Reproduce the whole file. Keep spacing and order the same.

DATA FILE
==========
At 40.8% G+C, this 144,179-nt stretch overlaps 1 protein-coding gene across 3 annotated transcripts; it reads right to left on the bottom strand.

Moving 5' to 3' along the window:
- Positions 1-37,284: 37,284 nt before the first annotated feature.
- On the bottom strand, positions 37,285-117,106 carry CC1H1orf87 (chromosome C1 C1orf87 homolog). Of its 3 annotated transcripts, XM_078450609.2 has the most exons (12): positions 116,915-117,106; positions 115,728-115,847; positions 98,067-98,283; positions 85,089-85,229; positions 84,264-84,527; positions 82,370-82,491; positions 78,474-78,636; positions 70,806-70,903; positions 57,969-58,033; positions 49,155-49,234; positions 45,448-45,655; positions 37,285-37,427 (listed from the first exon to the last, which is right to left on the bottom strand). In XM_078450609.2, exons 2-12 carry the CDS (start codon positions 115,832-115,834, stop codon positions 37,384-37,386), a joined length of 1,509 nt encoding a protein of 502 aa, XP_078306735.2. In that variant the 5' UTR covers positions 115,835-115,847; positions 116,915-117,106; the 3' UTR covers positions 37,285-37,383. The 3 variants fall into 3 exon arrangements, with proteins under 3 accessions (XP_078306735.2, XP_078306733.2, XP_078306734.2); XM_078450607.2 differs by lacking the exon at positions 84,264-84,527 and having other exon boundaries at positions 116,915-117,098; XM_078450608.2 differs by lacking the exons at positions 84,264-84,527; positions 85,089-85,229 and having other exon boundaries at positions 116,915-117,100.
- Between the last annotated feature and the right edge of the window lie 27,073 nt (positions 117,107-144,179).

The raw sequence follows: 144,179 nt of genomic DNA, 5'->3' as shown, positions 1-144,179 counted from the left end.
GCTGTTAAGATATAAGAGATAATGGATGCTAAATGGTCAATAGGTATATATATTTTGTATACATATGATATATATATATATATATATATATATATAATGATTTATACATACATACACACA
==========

At 40.8% G+C, this 144,179-nt stretch overlaps 1 protein-coding gene across 3 annotated transcripts; it reads right to left on the bottom strand.

Moving 5' to 3' along the window:
- Positions 1-37,284: 37,284 nt before the first annotated feature.
- On the bottom strand, positions 37,285-117,106 carry CC1H1orf87 (chromosome C1 C1orf87 homolog). Of its 3 annotated transcripts, XM_078450609.2 has the most exons (12): positions 116,915-117,106; positions 115,728-115,847; positions 98,067-98,283; positions 85,089-85,229; positions 84,264-84,527; positions 82,370-82,491; positions 78,474-78,636; positions 70,806-70,903; positions 57,969-58,033; positions 49,155-49,234; positions 45,448-45,655; positions 37,285-37,427 (listed from the first exon to the last, which is right to left on the bottom strand). In XM_078450609.2, exons 2-12 carry the CDS (start codon positions 115,832-115,834, stop codon positions 37,384-37,386), a joined length of 1,509 nt encoding a protein of 502 aa, XP_078306735.2. In that variant the 5' UTR covers positions 115,835-115,847; positions 116,915-117,106; the 3' UTR covers positions 37,285-37,383. The 3 variants fall into 3 exon arrangements, with proteins under 3 accessions (XP_078306735.2, XP_078306733.2, XP_078306734.2); XM_078450607.2 differs by lacking the exon at positions 84,264-84,527 and having other exon boundaries at positions 116,915-117,098; XM_078450608.2 differs by lacking the exons at positions 84,264-84,527; positions 85,089-85,229 and having other exon boundaries at positions 116,915-117,100.
- Between the last annotated feature and the right edge of the window lie 27,073 nt (positions 117,107-144,179).

The raw sequence follows: 144,179 nt of genomic DNA, 5'->3' as shown, positions 1-144,179 counted from the left end.
GCTGTTAAGATATAAGAGATAATGGATGCTAAATGGTCAATAGGTATATATATTTTGTATACATATGATATATATATATATATATATATATATATAATGATTTATACATACATACACACA